The ink leeched beneath his nails, yet he could care less; he had lived a fortunate life. He had never wanted for a variety of food or drink. Besides his deformity only his eyes had suffered through his work. Yorrick blew the ink dry and sat back to admire his handiwork; he was not alone in the task.
“What happened to the wench in the tale, Brother Yorrick?”
The hunchback did not acknowledge the Prior, it wasn’t really required. Prior Ralph had proven to be a man who tolerated many curiosities and the current religious climate in England served him more headaches than Yorrick ever had or would.
“Evangeline… yes, she was a beauty and willing, as I discovered on numerous occasions. Who knew?”
“God could have guided you in this matter.”
“Perhaps, yet I did naught but open the door and poke my head inside. Who am I to say this was not the Lord’s intention?”
“It seems after all your years here you are now more knowledgeable than I in such matters. What, pray tell, do you think He intended, Brother Yorrick?”
“Exactly what He created, as always; Evangeline the Berkeley Hunt.”
“Berkeley Hunt… you mean to say she is a fox of some kind?”
“While I have heard the term used for the most fetching of women, what I had in mind is quite the opposite. Berkeley Hunt is rhyming slang for a term more befitting of the wench. Think about it, Brother; keep thinking… there you go… “Yorrick offered his companion a wink and continued. “Evangeline may have possessed an angelic face, but looks were made to deceive. Look at me. I would not hurt a fly; I always lose my balance when I strike out at one. Evangeline is what she was always meant to be, a foul-mouthed whore who swears at the drop of a flagon and bends over for the man who dropped it.”
“Is she not what you created that night at the tavern; should you not document this?”
Yorrick flipped the pages of the vellum he had been slaving over with due care. It was indeed a voluminous tome, but he had already lived a longer than usual life. The hunchback soon discovered the page he was searching for and tapped his quill on it thoughtfully.
“No, Brother, this is what I created at the tavern; rhyming slang and a tale fit for a king.”
“What are these books? They are not the words of our Lord as you are supposed to write, and writing these tales is not your purpose here.”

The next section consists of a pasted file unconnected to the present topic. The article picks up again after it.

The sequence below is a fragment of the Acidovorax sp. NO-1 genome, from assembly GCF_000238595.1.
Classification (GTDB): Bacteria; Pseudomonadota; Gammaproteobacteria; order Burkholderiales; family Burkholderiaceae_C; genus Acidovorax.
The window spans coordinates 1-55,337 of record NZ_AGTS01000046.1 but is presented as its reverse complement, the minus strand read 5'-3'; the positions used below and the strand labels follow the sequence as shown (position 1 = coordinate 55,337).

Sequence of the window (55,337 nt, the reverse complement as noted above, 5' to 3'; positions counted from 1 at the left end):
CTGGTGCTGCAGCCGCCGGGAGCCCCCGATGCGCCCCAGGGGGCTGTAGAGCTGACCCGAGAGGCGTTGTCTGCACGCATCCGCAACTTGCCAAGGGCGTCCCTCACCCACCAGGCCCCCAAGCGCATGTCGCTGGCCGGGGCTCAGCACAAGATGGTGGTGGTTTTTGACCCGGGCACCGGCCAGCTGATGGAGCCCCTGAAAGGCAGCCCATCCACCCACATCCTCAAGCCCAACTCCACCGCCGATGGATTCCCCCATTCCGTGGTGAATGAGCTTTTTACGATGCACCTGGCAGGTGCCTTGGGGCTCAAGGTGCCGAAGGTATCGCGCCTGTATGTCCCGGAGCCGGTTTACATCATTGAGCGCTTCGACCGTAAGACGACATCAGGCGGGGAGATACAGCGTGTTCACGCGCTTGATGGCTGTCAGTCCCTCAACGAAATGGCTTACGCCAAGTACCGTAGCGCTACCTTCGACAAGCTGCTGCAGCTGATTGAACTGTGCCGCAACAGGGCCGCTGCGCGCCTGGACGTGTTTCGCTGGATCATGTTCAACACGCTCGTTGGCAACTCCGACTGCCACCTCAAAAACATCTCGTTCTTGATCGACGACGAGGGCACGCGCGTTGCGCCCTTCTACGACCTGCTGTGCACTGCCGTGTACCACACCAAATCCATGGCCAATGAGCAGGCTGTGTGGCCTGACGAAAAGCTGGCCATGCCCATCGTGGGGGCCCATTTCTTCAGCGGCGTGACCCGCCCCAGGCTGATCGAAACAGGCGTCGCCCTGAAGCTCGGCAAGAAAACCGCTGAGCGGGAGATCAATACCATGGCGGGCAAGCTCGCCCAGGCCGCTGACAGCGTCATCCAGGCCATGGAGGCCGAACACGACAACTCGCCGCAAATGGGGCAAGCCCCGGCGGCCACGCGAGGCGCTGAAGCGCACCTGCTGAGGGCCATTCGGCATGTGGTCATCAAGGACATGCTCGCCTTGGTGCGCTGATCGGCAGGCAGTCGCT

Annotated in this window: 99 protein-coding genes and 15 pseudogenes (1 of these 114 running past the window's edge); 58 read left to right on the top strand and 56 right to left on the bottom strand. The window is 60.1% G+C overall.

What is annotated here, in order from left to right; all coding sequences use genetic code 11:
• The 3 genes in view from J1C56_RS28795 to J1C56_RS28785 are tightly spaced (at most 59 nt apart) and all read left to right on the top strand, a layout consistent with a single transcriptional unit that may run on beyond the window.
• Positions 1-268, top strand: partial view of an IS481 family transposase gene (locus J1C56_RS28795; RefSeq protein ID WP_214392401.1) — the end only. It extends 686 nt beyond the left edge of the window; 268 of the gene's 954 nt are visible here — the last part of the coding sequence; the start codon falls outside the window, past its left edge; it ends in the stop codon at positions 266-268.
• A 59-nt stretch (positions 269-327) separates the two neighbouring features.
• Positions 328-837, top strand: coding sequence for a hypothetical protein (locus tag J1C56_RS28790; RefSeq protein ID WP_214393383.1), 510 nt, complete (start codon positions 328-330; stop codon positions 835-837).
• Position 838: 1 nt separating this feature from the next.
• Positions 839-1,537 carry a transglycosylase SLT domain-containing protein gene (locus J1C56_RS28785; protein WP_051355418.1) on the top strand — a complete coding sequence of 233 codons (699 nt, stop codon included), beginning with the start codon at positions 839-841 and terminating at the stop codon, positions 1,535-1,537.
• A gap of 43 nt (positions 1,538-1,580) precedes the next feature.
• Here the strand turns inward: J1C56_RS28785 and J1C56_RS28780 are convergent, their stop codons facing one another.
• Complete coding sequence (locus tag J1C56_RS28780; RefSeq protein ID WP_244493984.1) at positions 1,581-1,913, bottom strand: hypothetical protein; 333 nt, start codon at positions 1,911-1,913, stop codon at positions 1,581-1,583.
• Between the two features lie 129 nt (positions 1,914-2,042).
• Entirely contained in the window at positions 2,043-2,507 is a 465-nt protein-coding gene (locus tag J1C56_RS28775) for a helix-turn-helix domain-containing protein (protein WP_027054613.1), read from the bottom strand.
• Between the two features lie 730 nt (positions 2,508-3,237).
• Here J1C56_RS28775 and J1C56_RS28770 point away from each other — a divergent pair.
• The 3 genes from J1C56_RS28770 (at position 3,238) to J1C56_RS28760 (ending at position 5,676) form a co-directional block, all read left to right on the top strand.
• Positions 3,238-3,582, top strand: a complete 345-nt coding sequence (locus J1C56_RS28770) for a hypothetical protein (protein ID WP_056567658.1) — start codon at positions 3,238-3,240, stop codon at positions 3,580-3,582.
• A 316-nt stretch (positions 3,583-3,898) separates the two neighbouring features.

“No, yet I have fulfilled my pledge faithfully, producing dozens of illuminated pages and transcribing copious other texts. I think I have also doubled the usual amount of indulgences for the pious, who would be wicked on the odd occasion.” Yorrick thought the practice a sin in itself and he knew this opinion had spread amongst the Brothers. “These two books are my personal legacy; the story of my own wretched life in two volumes. I have named the first Tales of Yorrick, and the second volume, the story of my father, shall be known simply as Richard the Third.”
“You must have loved him dearly to have expended so much energy on his life story.”
“So you would think, but I never knew him. I have only my mother’s words to give him flesh. Let me show you.”
Yorrick flipped the tome regarding his life closed and opened it at the first page. The date was 1483, yet what followed was a mere refection from 1488, when Yorrick was five years old. He had recalled on the pages how his mother had stood before him, in her dress of plain wool. He noted how she spent every penny on her only son, yet he did so as if a detached observer, a bard telling a tale…
“Why do I have such finery, mother, when you…?”
“You are the son of a king, and I must ensure you grow up with the privileges of one. This is a difficult thing when you bloom on the wrong side of the rose bush.”
“What of you, do you have no comforts?”
“I have you, my darling Yorrick. Besides, I have performed my task; I have given you life and others will see you educated more completely. This has already been arranged. What you do with your education is up to you, but you must remember every detail of the life I gave you and of your forebears. Remember, Yorrick, there are many who would speak against these truths or use your birthright against you.”
The graveness of her features aged her beyond her twenty-three years, yet the determination was all empowering. Yorrick would use this trait in later years, but for now he was a wide-eyed boy learning how he came to be… “He was a dashing figure of a man was Richard, your father; boyish in some ways, despite his three decades, with fine hands and small bones. Yet, he was a mighty warrior with many victories to his name. I met him at court in York, before he was King, when he was merely Gloucester. He secured me a position as one of his wife’s ladies. Lady Anne was most courteous. Had she known we shared her husband’s bed, she may have been otherwise.” Yorrick listened to all his mother’s stories most attentively, and this one most of all. She retold the legend of his birth almost every night, adding much needed character to their sparsely furnished rooms. There were no chairs here, just a number of bench seats built into the wattle and daub walls. Yorrick liked to listen while he lay back in his bed, stuffed with Lady’s Bedstraw to combat the fleas, the flowers used by his mother to colour their Double Gloucester cheese. He imagined faces in the knots of the exposed ceiling beams. Sometimes they were visages he recognized from those who passed his window, while others were pure imagination. Yorrick kept these to himself, for fear he would be accused of witchcraft.